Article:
Just ask yourself - if we had been doing this alone, wouldn’t Paolo have raised an issue with what we were doing? He did not. And he has never denied being fully aware of everything going on. When discussing the free incentives that are part of every Kickstarter, we felt it was fair to share the cost of these between us. Battlefront would provide half and Dust Studio the other half. This is very important - at no time was either company expecting to receive payment from Kickstarter funds for these items! They would cost both companies money to supply, but that was an acceptable investment, to ensure a successful Kickstarter. Case in point - Paolo said the Abandoned Well terrain piece would be expensive and slow to produce, which is why we offered to make it for them (and we still intend to, if Dust Studio ever gives us the master models). Everything in the plan went back and forth and nothing was posted without approval, from the first images to the final free upgrade.
At no point throughout the Kickstarter was William Yau our point of contact with Dust Studio. It was always Paolo and me representing each business. Paolo is not “just an artist” as he now keeps claiming, and cannot hide behind that statement. As far as we were concerned, Paolo was our contact for Dust Studio and he spoke on behalf of the business. He is a senior manager and shareholder of that company, just like I am for Battlefront.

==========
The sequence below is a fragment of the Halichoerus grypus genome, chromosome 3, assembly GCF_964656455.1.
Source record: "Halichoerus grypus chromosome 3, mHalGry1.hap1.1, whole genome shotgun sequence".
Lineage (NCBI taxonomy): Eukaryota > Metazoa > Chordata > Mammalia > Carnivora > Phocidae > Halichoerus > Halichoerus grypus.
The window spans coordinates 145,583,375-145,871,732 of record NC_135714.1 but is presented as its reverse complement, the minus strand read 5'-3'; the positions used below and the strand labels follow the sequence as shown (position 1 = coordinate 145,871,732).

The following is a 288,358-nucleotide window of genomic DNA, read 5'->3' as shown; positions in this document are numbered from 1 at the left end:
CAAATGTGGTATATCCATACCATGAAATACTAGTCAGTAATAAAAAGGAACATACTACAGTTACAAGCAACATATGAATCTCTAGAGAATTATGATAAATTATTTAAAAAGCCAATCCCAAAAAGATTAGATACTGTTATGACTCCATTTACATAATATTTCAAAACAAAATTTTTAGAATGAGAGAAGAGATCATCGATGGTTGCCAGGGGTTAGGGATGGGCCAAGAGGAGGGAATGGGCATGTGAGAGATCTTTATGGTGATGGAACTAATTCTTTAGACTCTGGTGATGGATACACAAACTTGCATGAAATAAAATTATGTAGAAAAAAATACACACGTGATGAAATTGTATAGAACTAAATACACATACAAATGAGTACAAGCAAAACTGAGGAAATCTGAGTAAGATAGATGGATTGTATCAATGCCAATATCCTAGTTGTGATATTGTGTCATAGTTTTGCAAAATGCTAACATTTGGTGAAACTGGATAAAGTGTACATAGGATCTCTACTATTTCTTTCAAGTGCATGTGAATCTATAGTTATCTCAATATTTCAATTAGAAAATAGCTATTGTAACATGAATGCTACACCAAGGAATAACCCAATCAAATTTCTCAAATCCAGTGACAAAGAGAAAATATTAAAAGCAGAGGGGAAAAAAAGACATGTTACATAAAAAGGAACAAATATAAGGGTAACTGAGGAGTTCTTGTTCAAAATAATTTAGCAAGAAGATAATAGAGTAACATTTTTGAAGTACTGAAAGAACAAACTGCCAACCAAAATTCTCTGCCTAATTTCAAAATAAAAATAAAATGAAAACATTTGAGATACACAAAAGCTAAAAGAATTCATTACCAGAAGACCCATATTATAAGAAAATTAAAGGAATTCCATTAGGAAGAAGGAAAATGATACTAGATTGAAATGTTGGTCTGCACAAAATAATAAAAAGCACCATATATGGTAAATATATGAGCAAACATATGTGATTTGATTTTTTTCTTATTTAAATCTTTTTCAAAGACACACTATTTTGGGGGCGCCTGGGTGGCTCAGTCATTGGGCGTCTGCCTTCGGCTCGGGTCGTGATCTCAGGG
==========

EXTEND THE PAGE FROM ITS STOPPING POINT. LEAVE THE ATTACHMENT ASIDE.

Then in November when we submitted the pledge manager orders, William stated that unless we paid for all of the free incentive items at the usual wholes price (this includes production costs and Dust Studio’s profit margin) he would not supply the ‘Wave 2’ products. He claimed that because this was not in the original agreement in writing he never agreed to it. I pointed out that the agreement only had the first twelve items listed and that the line “and anything else agreed to between the two companies during the campaign” covered the 40 new item codes and free upgrades which Paolo and I added together during the project. He said no, that is not true and we had to pay.
We of course balked at this, saying this was not the deal that Paolo and I agreed. Neither of us was being paid, as it was our contribution to the project to make it as successful as it was. At this point Paolo disappeared and was out of contact for over a month, after having sent us an email saying that William was the CEO and what he says goes. This is where the matter has been left. Battlefront shipped out 90% of the free items it promised with ‘Wave 1’ and the last items we owe were intended to ship with ‘Wave 2’. Dust Studio has not supplied a single item on their list, and from what William says, will never do so.
This then led to all sorts of other issues being raised that are not directly part of the Kickstarter. When two companies are contractually tied to one another, one issue often leads to another.

‘Out of the Picture’?

Paolo has pronounced on Facebook, and in an email to some backers, that Battlefront is now ‘out of the picture’.